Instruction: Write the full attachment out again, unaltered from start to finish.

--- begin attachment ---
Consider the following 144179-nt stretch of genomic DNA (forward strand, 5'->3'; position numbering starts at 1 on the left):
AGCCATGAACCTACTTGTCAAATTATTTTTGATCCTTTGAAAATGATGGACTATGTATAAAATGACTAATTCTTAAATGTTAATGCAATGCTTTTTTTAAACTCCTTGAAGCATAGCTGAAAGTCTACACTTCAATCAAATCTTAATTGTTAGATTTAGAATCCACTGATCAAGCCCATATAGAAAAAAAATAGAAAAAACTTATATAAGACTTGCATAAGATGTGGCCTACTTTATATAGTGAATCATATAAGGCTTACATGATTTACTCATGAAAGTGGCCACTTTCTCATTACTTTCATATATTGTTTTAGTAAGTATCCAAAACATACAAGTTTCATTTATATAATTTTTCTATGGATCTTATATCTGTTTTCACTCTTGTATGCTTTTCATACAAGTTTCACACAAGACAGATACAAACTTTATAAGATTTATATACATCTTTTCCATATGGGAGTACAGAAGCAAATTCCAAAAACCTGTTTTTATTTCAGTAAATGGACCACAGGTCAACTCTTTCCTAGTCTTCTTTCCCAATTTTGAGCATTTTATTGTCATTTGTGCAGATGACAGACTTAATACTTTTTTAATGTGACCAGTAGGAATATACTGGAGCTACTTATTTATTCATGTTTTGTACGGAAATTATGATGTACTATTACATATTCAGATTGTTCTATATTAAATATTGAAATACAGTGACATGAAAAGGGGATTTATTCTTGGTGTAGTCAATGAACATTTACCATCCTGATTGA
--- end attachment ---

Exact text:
Consider the following 144179-nt stretch of genomic DNA (forward strand, 5'->3'; position numbering starts at 1 on the left):
AGCCATGAACCTACTTGTCAAATTATTTTTGATCCTTTGAAAATGATGGACTATGTATAAAATGACTAATTCTTAAATGTTAATGCAATGCTTTTTTTAAACTCCTTGAAGCATAGCTGAAAGTCTACACTTCAATCAAATCTTAATTGTTAGATTTAGAATCCACTGATCAAGCCCATATAGAAAAAAAATAGAAAAAACTTATATAAGACTTGCATAAGATGTGGCCTACTTTATATAGTGAATCATATAAGGCTTACATGATTTACTCATGAAAGTGGCCACTTTCTCATTACTTTCATATATTGTTTTAGTAAGTATCCAAAACATACAAGTTTCATTTATATAATTTTTCTATGGATCTTATATCTGTTTTCACTCTTGTATGCTTTTCATACAAGTTTCACACAAGACAGATACAAACTTTATAAGATTTATATACATCTTTTCCATATGGGAGTACAGAAGCAAATTCCAAAAACCTGTTTTTATTTCAGTAAATGGACCACAGGTCAACTCTTTCCTAGTCTTCTTTCCCAATTTTGAGCATTTTATTGTCATTTGTGCAGATGACAGACTTAATACTTTTTTAATGTGACCAGTAGGAATATACTGGAGCTACTTATTTATTCATGTTTTGTACGGAAATTATGATGTACTATTACATATTCAGATTGTTCTATATTAAATATTGAAATACAGTGACATGAAAAGGGGATTTATTCTTGGTGTAGTCAATGAACATTTACCATCCTGATTGA